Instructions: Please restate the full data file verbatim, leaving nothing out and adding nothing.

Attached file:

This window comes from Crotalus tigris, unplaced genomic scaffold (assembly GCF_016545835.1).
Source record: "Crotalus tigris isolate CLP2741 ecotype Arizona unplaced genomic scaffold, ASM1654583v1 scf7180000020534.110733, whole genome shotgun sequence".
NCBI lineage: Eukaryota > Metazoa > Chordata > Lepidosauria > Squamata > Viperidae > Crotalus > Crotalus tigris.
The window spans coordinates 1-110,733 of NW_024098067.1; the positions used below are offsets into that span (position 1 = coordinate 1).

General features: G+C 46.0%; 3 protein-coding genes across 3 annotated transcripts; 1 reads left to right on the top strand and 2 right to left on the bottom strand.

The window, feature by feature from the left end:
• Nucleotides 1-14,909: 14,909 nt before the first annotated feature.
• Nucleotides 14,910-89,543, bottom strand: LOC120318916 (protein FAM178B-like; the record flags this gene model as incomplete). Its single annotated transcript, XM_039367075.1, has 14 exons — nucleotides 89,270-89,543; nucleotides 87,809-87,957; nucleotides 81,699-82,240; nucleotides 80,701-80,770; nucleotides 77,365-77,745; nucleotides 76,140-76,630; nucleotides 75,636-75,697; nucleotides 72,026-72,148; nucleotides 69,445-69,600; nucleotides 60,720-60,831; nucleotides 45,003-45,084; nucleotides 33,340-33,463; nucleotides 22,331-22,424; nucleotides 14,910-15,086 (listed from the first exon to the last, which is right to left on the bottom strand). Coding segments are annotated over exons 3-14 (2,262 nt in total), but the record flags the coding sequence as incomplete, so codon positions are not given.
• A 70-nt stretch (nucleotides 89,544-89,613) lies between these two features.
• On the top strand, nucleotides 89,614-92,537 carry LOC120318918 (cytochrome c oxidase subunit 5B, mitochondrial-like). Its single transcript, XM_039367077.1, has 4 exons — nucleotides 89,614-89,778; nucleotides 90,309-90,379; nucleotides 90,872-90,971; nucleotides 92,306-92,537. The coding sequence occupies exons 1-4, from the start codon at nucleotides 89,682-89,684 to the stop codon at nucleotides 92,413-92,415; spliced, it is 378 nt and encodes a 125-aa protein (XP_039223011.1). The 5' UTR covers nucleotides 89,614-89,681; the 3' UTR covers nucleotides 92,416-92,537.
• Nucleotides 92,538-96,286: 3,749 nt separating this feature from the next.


This window comes from Crotalus tigris, unplaced genomic scaffold (assembly GCF_016545835.1).
Source record: "Crotalus tigris isolate CLP2741 ecotype Arizona unplaced genomic scaffold, ASM1654583v1 scf7180000020534.110733, whole genome shotgun sequence".
NCBI lineage: Eukaryota > Metazoa > Chordata > Lepidosauria > Squamata > Viperidae > Crotalus > Crotalus tigris.
The window spans coordinates 1-110,733 of NW_024098067.1; the positions used below are offsets into that span (position 1 = coordinate 1).

General features: G+C 46.0%; 3 protein-coding genes across 3 annotated transcripts; 1 reads left to right on the top strand and 2 right to left on the bottom strand.

The window, feature by feature from the left end:
• Nucleotides 1-14,909: 14,909 nt before the first annotated feature.
• Nucleotides 14,910-89,543, bottom strand: LOC120318916 (protein FAM178B-like; the record flags this gene model as incomplete). Its single annotated transcript, XM_039367075.1, has 14 exons — nucleotides 89,270-89,543; nucleotides 87,809-87,957; nucleotides 81,699-82,240; nucleotides 80,701-80,770; nucleotides 77,365-77,745; nucleotides 76,140-76,630; nucleotides 75,636-75,697; nucleotides 72,026-72,148; nucleotides 69,445-69,600; nucleotides 60,720-60,831; nucleotides 45,003-45,084; nucleotides 33,340-33,463; nucleotides 22,331-22,424; nucleotides 14,910-15,086 (listed from the first exon to the last, which is right to left on the bottom strand). Coding segments are annotated over exons 3-14 (2,262 nt in total), but the record flags the coding sequence as incomplete, so codon positions are not given.
• A 70-nt stretch (nucleotides 89,544-89,613) lies between these two features.
• On the top strand, nucleotides 89,614-92,537 carry LOC120318918 (cytochrome c oxidase subunit 5B, mitochondrial-like). Its single transcript, XM_039367077.1, has 4 exons — nucleotides 89,614-89,778; nucleotides 90,309-90,379; nucleotides 90,872-90,971; nucleotides 92,306-92,537. The coding sequence occupies exons 1-4, from the start codon at nucleotides 89,682-89,684 to the stop codon at nucleotides 92,413-92,415; spliced, it is 378 nt and encodes a 125-aa protein (XP_039223011.1). The 5' UTR covers nucleotides 89,614-89,681; the 3' UTR covers nucleotides 92,416-92,537.
• Nucleotides 92,538-96,286: 3,749 nt separating this feature from the next.